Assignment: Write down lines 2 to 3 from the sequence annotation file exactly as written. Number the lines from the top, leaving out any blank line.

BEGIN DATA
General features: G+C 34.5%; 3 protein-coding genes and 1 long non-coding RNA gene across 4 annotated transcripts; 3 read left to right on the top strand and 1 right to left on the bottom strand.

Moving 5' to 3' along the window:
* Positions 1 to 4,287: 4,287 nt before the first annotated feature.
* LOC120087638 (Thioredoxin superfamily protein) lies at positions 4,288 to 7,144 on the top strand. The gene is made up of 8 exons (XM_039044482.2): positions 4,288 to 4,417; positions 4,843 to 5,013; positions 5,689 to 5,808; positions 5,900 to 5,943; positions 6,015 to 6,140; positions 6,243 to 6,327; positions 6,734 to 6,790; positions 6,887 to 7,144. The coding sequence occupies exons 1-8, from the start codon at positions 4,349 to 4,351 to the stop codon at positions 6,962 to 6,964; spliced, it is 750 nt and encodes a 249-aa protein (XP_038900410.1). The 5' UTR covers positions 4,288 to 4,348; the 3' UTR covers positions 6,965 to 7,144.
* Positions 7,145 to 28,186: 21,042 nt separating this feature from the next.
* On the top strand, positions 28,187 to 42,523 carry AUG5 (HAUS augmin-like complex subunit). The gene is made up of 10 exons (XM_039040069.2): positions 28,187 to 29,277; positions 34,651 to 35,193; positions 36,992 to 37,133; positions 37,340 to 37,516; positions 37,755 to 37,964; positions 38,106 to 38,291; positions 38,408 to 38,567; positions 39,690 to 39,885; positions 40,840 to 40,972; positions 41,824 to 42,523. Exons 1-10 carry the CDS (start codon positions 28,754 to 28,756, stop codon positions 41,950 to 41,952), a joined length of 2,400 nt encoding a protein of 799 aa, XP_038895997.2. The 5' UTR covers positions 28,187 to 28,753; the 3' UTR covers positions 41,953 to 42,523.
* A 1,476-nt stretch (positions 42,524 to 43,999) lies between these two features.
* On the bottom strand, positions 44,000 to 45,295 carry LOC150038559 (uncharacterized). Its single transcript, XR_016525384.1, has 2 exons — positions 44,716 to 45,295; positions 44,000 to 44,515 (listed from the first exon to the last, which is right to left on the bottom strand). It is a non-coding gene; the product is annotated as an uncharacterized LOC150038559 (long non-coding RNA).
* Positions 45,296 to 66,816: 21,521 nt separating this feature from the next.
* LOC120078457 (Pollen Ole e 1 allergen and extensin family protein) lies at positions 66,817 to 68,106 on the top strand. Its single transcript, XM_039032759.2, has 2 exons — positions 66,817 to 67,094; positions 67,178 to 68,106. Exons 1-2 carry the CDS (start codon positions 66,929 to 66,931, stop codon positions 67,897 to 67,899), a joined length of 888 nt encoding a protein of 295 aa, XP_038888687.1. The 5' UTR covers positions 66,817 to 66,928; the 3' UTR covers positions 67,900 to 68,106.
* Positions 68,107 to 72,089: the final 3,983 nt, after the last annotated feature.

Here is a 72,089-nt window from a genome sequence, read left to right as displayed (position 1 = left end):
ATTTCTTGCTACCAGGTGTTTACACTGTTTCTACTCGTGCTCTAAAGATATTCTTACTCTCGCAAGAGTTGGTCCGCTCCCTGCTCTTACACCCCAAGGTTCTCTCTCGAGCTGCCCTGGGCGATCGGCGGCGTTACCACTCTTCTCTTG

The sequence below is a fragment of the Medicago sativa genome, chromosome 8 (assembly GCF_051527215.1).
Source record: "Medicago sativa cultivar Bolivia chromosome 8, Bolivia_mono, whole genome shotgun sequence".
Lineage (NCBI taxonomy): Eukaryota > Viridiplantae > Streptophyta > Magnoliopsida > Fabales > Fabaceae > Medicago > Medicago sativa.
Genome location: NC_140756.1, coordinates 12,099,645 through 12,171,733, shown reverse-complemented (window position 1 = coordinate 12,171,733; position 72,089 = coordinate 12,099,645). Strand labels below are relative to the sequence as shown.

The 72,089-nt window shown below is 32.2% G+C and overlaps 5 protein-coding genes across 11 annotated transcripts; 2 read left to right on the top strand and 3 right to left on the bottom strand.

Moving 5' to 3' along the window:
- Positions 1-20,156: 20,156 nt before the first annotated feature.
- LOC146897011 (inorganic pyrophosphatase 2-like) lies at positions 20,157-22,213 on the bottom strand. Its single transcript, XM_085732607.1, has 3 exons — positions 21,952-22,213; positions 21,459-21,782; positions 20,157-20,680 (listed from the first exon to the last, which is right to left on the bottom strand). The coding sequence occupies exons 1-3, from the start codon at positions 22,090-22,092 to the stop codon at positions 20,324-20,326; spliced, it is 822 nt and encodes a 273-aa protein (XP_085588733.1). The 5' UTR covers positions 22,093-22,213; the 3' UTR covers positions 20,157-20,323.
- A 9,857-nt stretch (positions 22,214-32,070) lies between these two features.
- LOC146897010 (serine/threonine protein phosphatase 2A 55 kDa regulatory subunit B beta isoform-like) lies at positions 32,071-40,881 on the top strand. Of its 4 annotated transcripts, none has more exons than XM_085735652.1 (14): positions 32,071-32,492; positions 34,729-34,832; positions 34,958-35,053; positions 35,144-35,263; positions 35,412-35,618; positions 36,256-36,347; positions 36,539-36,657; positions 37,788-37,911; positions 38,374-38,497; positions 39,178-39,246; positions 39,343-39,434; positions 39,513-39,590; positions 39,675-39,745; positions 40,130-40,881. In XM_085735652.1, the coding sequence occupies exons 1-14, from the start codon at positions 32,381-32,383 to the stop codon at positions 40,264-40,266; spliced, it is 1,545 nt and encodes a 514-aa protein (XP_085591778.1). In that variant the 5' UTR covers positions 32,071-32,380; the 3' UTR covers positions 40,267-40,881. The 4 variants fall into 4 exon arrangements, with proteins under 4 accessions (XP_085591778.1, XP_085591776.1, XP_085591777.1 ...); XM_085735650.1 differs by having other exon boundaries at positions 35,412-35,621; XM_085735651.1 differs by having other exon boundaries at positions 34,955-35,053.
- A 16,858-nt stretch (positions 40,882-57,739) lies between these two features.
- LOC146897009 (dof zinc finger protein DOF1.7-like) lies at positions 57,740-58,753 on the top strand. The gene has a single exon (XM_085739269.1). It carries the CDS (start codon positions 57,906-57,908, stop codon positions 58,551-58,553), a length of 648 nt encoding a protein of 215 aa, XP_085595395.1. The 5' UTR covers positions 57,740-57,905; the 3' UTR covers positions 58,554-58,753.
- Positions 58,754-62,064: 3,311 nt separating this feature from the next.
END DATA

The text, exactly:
Moving 5' to 3' along the window:
* Positions 1 to 4,287: 4,287 nt before the first annotated feature.